– The impact on victims:
While it’s impossible to characterize all possible responses to bullying, there are some common effects that bullies have on their victims.
Firstly, bullies severely impact their target’s confidence, productivity, and mental health.
Bullying can have a devastating effect on the rest of the workplace too.
It can create a toxic environment that makes it difficult for employees to communicate effectively with each other and collaborate. The victim may also begin to doubt their abilities or the value of their input.
This combined effect means workers who otherwise have good ideas may stay quiet to avoid attention.
They may also dread the workplace due to the bullies and do everything they can to leave early or avoid coming to the office.
In terms of health, the added stress can cause anxiety and depression for targets, which affects their overall wellbeing. These can also cause physical symptoms such as difficulty breathing, sleeping problems, and stomach pains.
Victims often experience an overall decrease in the quality of their lives due to the toxic work environment.
They may find it difficult to stay sane in the office, which can bleed into their personal lives.
– The impact on the business
Workers who are bullies prevent other employees from functioning and make it harder for them to concentrate on their tasks.
This results in decreased productivity, which may cause the team to miss deadlines or produce outputs more slowly.
The hostile environment bullies create can also cause high turnover rates, which can be expensive as onboarding costs are often high.
High employee resignations can also damage the company’s reputation and make it challenging to hire new talent.
Current employees may also lose trust in management and HR if they fail to act after reporting workplace bullying, further incentivizing workers to leave the business.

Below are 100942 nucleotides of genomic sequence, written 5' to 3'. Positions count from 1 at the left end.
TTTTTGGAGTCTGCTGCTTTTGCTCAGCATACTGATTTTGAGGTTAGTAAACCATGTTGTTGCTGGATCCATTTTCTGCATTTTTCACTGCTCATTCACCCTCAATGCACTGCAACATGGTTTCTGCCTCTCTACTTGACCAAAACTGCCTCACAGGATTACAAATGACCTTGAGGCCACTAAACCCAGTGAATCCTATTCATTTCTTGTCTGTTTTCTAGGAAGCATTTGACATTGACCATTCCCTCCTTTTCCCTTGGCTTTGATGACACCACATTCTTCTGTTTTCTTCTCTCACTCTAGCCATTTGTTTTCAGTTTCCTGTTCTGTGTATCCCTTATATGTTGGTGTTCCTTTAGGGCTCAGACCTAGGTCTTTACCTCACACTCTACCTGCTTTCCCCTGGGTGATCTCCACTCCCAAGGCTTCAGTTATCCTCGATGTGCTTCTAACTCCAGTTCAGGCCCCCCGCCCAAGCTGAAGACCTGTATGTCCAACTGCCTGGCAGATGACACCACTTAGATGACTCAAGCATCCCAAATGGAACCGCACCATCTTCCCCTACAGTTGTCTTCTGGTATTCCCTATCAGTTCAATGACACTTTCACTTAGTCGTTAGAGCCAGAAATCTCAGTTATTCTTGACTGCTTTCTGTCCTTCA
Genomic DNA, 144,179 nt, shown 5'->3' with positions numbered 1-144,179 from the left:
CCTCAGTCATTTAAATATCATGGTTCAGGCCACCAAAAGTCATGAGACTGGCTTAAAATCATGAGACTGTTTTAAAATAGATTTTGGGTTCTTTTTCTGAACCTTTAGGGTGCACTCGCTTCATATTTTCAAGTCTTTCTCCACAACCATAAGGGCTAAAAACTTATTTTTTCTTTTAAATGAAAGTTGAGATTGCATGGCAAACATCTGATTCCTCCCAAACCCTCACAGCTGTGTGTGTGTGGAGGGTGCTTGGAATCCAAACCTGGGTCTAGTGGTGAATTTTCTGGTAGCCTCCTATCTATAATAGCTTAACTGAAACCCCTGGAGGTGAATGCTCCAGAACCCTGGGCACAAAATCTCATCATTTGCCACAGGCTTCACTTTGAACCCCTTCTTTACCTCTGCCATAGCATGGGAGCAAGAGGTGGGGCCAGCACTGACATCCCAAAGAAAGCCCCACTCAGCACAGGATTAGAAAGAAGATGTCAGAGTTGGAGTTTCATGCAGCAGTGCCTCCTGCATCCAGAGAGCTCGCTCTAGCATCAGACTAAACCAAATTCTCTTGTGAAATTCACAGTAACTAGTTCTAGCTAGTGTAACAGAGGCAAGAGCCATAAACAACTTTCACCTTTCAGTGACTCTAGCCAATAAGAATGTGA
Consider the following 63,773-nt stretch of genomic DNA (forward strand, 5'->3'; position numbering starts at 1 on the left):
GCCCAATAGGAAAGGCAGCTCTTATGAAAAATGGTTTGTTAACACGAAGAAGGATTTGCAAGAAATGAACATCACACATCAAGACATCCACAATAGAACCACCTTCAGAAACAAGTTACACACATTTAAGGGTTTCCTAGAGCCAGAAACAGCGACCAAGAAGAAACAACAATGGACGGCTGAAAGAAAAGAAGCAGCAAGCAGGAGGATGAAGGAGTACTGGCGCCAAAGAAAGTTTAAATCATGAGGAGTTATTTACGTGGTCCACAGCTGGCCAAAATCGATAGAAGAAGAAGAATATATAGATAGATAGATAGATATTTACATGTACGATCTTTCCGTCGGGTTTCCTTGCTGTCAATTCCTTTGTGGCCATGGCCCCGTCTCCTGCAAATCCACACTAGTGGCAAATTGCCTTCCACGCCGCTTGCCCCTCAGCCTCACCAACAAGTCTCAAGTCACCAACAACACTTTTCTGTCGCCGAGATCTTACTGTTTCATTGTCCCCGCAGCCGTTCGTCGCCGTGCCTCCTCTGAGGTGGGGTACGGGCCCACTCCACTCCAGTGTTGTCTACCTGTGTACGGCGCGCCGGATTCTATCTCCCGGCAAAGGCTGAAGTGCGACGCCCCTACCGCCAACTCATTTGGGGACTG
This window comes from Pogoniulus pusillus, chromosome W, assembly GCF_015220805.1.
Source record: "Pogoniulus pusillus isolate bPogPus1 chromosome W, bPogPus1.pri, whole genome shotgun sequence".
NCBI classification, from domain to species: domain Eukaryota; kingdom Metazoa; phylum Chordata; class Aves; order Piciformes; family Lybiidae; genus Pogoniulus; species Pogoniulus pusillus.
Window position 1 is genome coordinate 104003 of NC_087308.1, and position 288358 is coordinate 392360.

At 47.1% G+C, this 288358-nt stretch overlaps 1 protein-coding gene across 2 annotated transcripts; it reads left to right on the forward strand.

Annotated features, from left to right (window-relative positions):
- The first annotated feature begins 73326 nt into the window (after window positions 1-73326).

In extreme cases, frustrated employees may, rightfully, file lawsuits against the company for their inaction.
Workplace bullies damage the morale of your current workforce and the company’s reputation and prospects.
A reminder of what HR can do to eliminate workplace bullying
Here are some tips that help both to minimize instances of workplace bullying and enable HRDs to respond effectively.
- Set clear policies
First and foremost, your policy needs to have zero tolerance for bullying. There should be a clear, no-nonsense definition that the workplace can follow.
- Have mandatory training
A clear policy is useless if your employees don’t know about it. Mandatory training will ensure everyone knows what constitutes workplace bullying, what to do if they witness or experience it, and its consequences.
- Run transparent investigations
Taking reports seriously and thorough investigations are vital to letting everyone know your company doesn’t tolerate bullying. Reporting your findings to the victim can also be helpful because it’ll reassure them that you’re there to help them and won’t leave them feeling alone and helpless.
- Offer victim protection
Like in the schoolyard, bullies may attempt to punish victims who report their actions or threaten them into silence. To prevent retaliation, you must protect the identity of people who report incidents.
- Seek third-party help
In severe cases, you may have to involve third-party mediators and investigators. This step is vital if the bully holds a position of authority over their victims.
Standing up to bullies
Management and HR departments must ensure everyone in the office can focus on their duties without outside interference.
It’s their responsibility to prevent workplace bullying, not only for their employees’ health and wellness but also to improve their bottom line and avoid potential legal issues.